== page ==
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Metro Police Weigh in on Social Gathering Enforcement

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DES MOINES, Iowa — Flattening the curve in Iowa will take everyone.

“Most Iowans are being responsible and doing their part. It is only a small segment that is throwing caution to the wind and ignoring the limitations on social gatherings,” said Stephan Bayens, Iowa Department of Public Safety Commissioner.

Since not everyone is complying, Gov. Kim Reynolds gave law enforcement the green light to enforce penalties if Iowans continue to gather in large groups of more than ten people. “I need every Iowan to take responsibility for their health and the health of others. This week is critical,” said Reynolds.

The Des Moines and West Des Moines police departments believe some gatherings are by people that just don’t understand how easy the virus is spread.

“It’s an important piece that people need to understand. This virus doesn’t move itself around. We move it around,” said Des Moines Police Sgt. Paul Parizek.

Other gatherings may have even been accidental. “We had a lot of people congregating in parks because they are trying to get kids out of the house and burn energy off and those good things. Well, then once you get four or five families, now you’ve got a bunch of people there,” said West Des Moines Police Sgt. Jason Bryan.

Whatever the reason for gathering, it could now result in a simple misdemeanor in a few steps. Bryan said, “If we find individuals or businesses being non-compliant, we talk to them about that and make sure they understand what the rules are and ask them for voluntary compliance.” Bayens said, “Finally should all other reasonable measures fail, then and only then will we do what the law requires and enforce the governor’s orders.” Parizek added, “An arrest or citation is the absolute last resort.”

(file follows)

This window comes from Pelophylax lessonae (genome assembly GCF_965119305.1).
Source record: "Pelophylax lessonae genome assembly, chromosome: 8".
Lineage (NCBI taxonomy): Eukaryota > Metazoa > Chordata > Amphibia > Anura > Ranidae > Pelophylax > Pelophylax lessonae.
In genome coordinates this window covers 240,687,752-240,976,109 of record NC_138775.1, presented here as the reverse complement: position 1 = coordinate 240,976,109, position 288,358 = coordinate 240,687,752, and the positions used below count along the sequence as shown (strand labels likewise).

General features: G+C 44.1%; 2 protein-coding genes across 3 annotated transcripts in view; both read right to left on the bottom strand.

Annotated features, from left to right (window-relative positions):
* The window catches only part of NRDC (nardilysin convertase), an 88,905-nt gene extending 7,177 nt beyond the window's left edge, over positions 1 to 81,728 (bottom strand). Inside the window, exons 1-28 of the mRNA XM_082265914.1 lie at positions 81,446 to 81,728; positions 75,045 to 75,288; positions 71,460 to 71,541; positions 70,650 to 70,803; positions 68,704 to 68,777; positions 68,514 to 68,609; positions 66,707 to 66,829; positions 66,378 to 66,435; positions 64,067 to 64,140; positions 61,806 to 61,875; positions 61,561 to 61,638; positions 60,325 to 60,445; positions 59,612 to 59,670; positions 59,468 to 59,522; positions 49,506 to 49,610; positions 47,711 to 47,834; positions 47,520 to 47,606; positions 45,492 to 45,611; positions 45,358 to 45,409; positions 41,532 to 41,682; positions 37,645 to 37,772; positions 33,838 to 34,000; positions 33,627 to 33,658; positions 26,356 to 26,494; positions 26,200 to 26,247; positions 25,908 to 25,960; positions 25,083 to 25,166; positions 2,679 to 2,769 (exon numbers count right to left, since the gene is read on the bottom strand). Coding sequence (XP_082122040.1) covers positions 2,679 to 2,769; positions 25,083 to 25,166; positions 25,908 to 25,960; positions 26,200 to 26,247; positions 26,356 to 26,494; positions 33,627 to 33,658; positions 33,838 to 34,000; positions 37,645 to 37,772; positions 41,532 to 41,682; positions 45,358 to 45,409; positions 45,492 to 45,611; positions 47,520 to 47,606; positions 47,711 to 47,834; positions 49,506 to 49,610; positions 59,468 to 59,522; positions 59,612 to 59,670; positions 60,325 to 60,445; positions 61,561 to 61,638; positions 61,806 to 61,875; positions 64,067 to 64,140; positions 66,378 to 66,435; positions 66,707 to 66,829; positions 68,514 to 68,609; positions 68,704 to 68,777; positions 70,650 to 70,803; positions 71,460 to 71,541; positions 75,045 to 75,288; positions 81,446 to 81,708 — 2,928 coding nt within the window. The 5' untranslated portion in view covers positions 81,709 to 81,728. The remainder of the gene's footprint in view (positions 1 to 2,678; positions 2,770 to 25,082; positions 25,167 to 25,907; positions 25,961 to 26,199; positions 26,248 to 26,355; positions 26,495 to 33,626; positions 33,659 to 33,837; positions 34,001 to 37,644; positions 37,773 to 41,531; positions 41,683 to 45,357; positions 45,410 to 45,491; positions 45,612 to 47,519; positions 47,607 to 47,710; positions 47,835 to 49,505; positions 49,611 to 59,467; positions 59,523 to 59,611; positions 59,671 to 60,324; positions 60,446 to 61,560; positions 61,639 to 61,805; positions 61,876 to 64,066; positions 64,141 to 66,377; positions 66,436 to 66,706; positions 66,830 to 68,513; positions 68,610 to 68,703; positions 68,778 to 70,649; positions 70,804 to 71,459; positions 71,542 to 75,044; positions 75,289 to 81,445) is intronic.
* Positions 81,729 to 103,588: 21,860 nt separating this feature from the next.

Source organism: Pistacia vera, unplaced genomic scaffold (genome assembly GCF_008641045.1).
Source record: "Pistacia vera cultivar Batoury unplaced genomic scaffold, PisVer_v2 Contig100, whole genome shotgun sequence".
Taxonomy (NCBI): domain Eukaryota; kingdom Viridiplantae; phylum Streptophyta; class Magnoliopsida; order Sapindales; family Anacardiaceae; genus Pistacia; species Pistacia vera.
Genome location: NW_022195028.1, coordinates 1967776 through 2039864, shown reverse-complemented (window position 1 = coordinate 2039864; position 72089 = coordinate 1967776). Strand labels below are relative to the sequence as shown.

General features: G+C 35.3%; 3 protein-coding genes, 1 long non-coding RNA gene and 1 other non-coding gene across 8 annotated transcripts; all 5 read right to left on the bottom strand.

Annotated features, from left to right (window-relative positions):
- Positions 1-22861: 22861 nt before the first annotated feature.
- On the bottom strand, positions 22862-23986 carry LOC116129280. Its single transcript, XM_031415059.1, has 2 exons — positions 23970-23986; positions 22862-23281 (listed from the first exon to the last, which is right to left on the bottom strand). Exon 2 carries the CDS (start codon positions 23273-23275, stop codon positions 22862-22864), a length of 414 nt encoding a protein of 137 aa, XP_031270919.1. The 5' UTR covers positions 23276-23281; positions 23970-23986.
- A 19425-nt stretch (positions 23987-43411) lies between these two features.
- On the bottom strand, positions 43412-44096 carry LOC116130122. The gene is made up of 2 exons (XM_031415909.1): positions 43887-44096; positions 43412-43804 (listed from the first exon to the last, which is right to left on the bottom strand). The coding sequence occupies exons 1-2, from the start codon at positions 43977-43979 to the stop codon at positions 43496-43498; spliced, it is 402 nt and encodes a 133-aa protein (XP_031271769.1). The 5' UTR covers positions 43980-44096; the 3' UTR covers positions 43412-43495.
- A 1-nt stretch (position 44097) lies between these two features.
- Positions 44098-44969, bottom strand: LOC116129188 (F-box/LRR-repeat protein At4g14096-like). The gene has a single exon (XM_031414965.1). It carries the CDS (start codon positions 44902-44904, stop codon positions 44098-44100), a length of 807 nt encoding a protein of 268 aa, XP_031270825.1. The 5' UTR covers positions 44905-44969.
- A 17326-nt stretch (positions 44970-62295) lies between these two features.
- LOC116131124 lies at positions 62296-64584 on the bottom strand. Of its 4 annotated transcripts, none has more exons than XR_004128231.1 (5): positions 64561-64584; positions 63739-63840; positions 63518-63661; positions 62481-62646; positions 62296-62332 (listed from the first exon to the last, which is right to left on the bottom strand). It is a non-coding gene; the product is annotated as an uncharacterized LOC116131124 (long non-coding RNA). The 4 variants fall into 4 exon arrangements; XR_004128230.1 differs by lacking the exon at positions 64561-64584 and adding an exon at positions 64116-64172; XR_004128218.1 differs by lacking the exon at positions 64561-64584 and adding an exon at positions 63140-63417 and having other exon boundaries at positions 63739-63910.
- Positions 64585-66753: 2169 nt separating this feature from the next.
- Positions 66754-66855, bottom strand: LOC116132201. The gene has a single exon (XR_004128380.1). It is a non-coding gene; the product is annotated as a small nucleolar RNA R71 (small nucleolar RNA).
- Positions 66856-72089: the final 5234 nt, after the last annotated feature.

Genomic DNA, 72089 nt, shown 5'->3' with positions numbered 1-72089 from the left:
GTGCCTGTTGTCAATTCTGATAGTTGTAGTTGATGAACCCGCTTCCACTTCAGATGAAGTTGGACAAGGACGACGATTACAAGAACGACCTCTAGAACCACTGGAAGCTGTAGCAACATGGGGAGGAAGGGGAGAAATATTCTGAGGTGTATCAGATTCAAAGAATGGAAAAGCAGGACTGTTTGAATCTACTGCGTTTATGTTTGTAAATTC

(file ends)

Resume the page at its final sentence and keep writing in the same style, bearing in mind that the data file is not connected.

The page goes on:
Among the tipping points over the weekend in downtown Des Moines was when Locust Street and Grand Avenue were packed with cars for a “Scoop the Loop” event. Police say individuals were not just staying in their vehicles. Parizek said, “There were crowds of well over ten people and sometimes 20-plus standing on the street corner. Our officers made over 50 different contacts between traffic violations and dispersing crowds and those are 50 contacts we don’t want to make.”

With an uncertain future ahead, Iowans can be a part of the solution or the problem. Parizek said, “Trust the process, be patient, be calm and we are going to come out of this good. We also need to think about the world we will live in when we come out of it. We don’t want to do anything now that is going to jeopardize our future.”

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